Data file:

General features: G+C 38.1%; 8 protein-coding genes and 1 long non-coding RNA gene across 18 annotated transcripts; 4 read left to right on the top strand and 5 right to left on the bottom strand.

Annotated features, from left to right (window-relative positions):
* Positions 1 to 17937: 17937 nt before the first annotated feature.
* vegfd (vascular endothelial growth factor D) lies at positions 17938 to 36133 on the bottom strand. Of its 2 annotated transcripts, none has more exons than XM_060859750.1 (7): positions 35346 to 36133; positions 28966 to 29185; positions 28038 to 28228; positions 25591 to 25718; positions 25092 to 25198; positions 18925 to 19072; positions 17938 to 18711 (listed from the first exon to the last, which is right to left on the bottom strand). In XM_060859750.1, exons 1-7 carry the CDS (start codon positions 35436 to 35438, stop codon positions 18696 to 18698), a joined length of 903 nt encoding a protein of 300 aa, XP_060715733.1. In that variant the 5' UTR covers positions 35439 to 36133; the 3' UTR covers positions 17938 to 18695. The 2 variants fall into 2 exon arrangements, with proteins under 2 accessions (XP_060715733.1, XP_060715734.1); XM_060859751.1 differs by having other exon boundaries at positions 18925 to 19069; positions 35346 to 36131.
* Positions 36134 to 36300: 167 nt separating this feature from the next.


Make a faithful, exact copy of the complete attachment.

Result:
General features: G+C 38.1%; 8 protein-coding genes and 1 long non-coding RNA gene across 18 annotated transcripts; 4 read left to right on the top strand and 5 right to left on the bottom strand.

Annotated features, from left to right (window-relative positions):
* Positions 1 to 17937: 17937 nt before the first annotated feature.
* vegfd (vascular endothelial growth factor D) lies at positions 17938 to 36133 on the bottom strand. Of its 2 annotated transcripts, none has more exons than XM_060859750.1 (7): positions 35346 to 36133; positions 28966 to 29185; positions 28038 to 28228; positions 25591 to 25718; positions 25092 to 25198; positions 18925 to 19072; positions 17938 to 18711 (listed from the first exon to the last, which is right to left on the bottom strand). In XM_060859750.1, exons 1-7 carry the CDS (start codon positions 35436 to 35438, stop codon positions 18696 to 18698), a joined length of 903 nt encoding a protein of 300 aa, XP_060715733.1. In that variant the 5' UTR covers positions 35439 to 36133; the 3' UTR covers positions 17938 to 18695. The 2 variants fall into 2 exon arrangements, with proteins under 2 accessions (XP_060715733.1, XP_060715734.1); XM_060859751.1 differs by having other exon boundaries at positions 18925 to 19069; positions 35346 to 36131.
* Positions 36134 to 36300: 167 nt separating this feature from the next.